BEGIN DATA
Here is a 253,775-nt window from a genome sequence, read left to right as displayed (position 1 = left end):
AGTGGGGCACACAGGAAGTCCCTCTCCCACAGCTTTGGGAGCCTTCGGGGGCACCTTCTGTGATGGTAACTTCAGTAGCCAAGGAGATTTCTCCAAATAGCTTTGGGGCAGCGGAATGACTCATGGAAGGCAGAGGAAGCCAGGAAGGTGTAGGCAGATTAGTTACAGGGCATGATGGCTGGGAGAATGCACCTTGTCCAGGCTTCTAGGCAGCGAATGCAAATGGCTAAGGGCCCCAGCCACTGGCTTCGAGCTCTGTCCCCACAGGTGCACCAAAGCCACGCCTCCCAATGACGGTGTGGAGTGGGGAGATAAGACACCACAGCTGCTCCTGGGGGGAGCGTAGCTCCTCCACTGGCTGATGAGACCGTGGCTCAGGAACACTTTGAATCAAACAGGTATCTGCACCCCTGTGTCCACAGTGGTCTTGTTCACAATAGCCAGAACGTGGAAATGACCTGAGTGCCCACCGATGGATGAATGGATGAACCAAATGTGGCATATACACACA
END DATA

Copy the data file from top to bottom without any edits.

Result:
Here is a 253,775-nt window from a genome sequence, read left to right as displayed (position 1 = left end):
AGTGGGGCACACAGGAAGTCCCTCTCCCACAGCTTTGGGAGCCTTCGGGGGCACCTTCTGTGATGGTAACTTCAGTAGCCAAGGAGATTTCTCCAAATAGCTTTGGGGCAGCGGAATGACTCATGGAAGGCAGAGGAAGCCAGGAAGGTGTAGGCAGATTAGTTACAGGGCATGATGGCTGGGAGAATGCACCTTGTCCAGGCTTCTAGGCAGCGAATGCAAATGGCTAAGGGCCCCAGCCACTGGCTTCGAGCTCTGTCCCCACAGGTGCACCAAAGCCACGCCTCCCAATGACGGTGTGGAGTGGGGAGATAAGACACCACAGCTGCTCCTGGGGGGAGCGTAGCTCCTCCACTGGCTGATGAGACCGTGGCTCAGGAACACTTTGAATCAAACAGGTATCTGCACCCCTGTGTCCACAGTGGTCTTGTTCACAATAGCCAGAACGTGGAAATGACCTGAGTGCCCACCGATGGATGAATGGATGAACCAAATGTGGCATATACACACA